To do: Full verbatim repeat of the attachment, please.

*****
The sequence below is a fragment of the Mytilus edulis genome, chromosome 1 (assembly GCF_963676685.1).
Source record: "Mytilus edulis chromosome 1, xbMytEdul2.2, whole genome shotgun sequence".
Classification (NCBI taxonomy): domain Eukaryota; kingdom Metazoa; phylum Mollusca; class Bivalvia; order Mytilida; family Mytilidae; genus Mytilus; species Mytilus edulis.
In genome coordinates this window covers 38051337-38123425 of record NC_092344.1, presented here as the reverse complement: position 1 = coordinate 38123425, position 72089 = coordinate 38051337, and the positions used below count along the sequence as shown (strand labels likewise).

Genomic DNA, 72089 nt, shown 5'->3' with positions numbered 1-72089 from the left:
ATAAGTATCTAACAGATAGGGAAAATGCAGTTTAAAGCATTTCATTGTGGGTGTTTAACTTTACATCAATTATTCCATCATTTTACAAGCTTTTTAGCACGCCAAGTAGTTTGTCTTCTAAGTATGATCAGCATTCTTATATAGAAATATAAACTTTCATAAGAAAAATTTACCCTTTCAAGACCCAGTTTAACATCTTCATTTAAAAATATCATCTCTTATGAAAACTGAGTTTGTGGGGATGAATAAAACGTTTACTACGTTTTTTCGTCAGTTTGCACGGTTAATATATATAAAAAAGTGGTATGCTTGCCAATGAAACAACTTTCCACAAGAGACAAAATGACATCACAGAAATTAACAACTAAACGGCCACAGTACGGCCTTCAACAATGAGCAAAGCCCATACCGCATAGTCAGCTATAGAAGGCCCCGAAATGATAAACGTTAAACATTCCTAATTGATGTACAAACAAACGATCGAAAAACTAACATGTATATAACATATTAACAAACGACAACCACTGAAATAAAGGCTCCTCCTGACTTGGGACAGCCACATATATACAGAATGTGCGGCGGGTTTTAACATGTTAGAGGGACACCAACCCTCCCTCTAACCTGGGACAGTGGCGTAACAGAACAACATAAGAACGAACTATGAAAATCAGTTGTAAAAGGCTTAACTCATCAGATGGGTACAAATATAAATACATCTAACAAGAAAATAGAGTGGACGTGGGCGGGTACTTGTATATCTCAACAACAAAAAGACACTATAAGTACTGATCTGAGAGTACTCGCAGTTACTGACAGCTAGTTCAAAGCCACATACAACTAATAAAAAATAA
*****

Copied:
The sequence below is a fragment of the Mytilus edulis genome, chromosome 1 (assembly GCF_963676685.1).
Source record: "Mytilus edulis chromosome 1, xbMytEdul2.2, whole genome shotgun sequence".
Classification (NCBI taxonomy): domain Eukaryota; kingdom Metazoa; phylum Mollusca; class Bivalvia; order Mytilida; family Mytilidae; genus Mytilus; species Mytilus edulis.
In genome coordinates this window covers 38051337-38123425 of record NC_092344.1, presented here as the reverse complement: position 1 = coordinate 38123425, position 72089 = coordinate 38051337, and the positions used below count along the sequence as shown (strand labels likewise).

Genomic DNA, 72089 nt, shown 5'->3' with positions numbered 1-72089 from the left:
ATAAGTATCTAACAGATAGGGAAAATGCAGTTTAAAGCATTTCATTGTGGGTGTTTAACTTTACATCAATTATTCCATCATTTTACAAGCTTTTTAGCACGCCAAGTAGTTTGTCTTCTAAGTATGATCAGCATTCTTATATAGAAATATAAACTTTCATAAGAAAAATTTACCCTTTCAAGACCCAGTTTAACATCTTCATTTAAAAATATCATCTCTTATGAAAACTGAGTTTGTGGGGATGAATAAAACGTTTACTACGTTTTTTCGTCAGTTTGCACGGTTAATATATATAAAAAAGTGGTATGCTTGCCAATGAAACAACTTTCCACAAGAGACAAAATGACATCACAGAAATTAACAACTAAACGGCCACAGTACGGCCTTCAACAATGAGCAAAGCCCATACCGCATAGTCAGCTATAGAAGGCCCCGAAATGATAAACGTTAAACATTCCTAATTGATGTACAAACAAACGATCGAAAAACTAACATGTATATAACATATTAACAAACGACAACCACTGAAATAAAGGCTCCTCCTGACTTGGGACAGCCACATATATACAGAATGTGCGGCGGGTTTTAACATGTTAGAGGGACACCAACCCTCCCTCTAACCTGGGACAGTGGCGTAACAGAACAACATAAGAACGAACTATGAAAATCAGTTGTAAAAGGCTTAACTCATCAGATGGGTACAAATATAAATACATCTAACAAGAAAATAGAGTGGACGTGGGCGGGTACTTGTATATCTCAACAACAAAAAGACACTATAAGTACTGATCTGAGAGTACTCGCAGTTACTGACAGCTAGTTCAAAGCCACATACAACTAATAAAAAATAA